The Air Force has officially placed an order for its first batch of F-15EXs, awarding Boeing a contract on Monday that puts a ceiling value for the entire program close to $23 billion. – Defense News

That scenario is similar to one the Air Force Research Laboratory plans to test this year using a Collaborative Small Diameter Bomb, one of the two munitions the Air Force is developing in the Golden Horde program. – Defense News

The amphibious assault ship Bonhomme Richard, which burned through the night while in port in San Diego, was at the tail end of two years of upgrades supporting the integration of the F-35B, according to Navy documents. That means the Navy will now have fewer options to deploy the next-generation fighter in the Pacific. – Defense News

Four National Reconnaissance Office payloads will be launched into orbit July 15, continuing the agency’s efforts to leverage the small commercial launch market for its missions. – C4ISRNET

Josh Campbell writes: As a first step, NATO should establish oversight on the readiness of national forces allocated to the “Four Thirties.” Then, the alliance should adopt additional strategies that support tactical readiness for these forces by standardizing training methodologies and establishing their wartime task organization before a crisis starts, not after. Given the challenges associated with NATO’s land component, the alliance should start with member states’ armies rather than the other services. – War on the Rocks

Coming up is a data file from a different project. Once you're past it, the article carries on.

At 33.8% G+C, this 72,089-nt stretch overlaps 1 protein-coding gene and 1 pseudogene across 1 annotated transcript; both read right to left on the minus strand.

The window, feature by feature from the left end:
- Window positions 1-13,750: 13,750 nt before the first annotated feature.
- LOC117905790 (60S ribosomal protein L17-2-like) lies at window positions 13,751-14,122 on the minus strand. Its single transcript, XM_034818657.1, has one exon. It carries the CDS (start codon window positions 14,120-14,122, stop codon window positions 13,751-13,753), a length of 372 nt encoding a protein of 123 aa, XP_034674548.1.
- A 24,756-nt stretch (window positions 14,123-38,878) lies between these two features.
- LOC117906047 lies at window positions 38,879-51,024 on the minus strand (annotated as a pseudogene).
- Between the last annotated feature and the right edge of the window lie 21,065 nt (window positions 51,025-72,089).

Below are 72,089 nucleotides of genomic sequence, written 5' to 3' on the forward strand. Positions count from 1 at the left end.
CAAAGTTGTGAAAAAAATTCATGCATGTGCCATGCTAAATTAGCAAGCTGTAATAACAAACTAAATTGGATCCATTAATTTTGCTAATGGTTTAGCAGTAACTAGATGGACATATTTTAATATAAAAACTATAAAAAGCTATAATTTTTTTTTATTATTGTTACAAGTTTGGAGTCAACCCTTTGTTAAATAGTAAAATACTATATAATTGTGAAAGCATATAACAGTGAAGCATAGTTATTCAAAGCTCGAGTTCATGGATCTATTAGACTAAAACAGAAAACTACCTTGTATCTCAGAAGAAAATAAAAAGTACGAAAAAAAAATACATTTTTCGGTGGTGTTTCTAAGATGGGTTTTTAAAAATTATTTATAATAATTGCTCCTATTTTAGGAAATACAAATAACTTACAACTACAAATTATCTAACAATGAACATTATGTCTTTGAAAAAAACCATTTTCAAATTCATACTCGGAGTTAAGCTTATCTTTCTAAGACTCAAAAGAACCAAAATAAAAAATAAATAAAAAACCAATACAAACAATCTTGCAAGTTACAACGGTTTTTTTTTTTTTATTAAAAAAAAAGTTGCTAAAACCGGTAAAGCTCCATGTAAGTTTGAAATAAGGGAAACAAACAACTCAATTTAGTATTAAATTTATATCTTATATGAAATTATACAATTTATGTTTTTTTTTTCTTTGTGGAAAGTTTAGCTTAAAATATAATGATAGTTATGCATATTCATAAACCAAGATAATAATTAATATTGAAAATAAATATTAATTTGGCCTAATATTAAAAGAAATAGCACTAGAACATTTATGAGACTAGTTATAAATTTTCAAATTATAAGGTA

Long War

Facebook accounts linked to the Islamic State group (ISIS) are still finding ways to evade detection on the social media platform, a new report claims. – BBC

Police detained two Algerian citizens in an anti-terrorism operation in Spain’s second largest city Barcelona on Tuesday morning, the regional Catalan police force said. – Reuters

A Lebanese man accused of financing Hezbollah was freed from jail in the United States last month as a result of indirect contacts between Tehran and Washington that are expected to yield more releases, three senior Middle East officials said. – Reuters